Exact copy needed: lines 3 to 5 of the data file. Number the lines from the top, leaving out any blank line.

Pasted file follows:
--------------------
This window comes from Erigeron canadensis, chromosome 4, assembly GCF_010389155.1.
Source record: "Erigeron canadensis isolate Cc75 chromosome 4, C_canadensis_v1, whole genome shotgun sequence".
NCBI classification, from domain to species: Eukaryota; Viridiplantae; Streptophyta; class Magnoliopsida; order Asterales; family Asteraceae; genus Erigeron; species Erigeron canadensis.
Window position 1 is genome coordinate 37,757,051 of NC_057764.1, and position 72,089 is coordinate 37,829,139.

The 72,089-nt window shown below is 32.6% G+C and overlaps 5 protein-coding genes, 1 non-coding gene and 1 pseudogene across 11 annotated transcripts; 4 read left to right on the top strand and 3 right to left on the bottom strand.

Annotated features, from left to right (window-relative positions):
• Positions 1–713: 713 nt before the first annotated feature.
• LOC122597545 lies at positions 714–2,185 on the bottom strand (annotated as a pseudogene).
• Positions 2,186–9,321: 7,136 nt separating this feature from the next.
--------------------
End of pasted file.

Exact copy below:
NCBI classification, from domain to species: Eukaryota; Viridiplantae; Streptophyta; class Magnoliopsida; order Asterales; family Asteraceae; genus Erigeron; species Erigeron canadensis.
Window position 1 is genome coordinate 37,757,051 of NC_057764.1, and position 72,089 is coordinate 37,829,139.

The 72,089-nt window shown below is 32.6% G+C and overlaps 5 protein-coding genes, 1 non-coding gene and 1 pseudogene across 11 annotated transcripts; 4 read left to right on the top strand and 3 right to left on the bottom strand.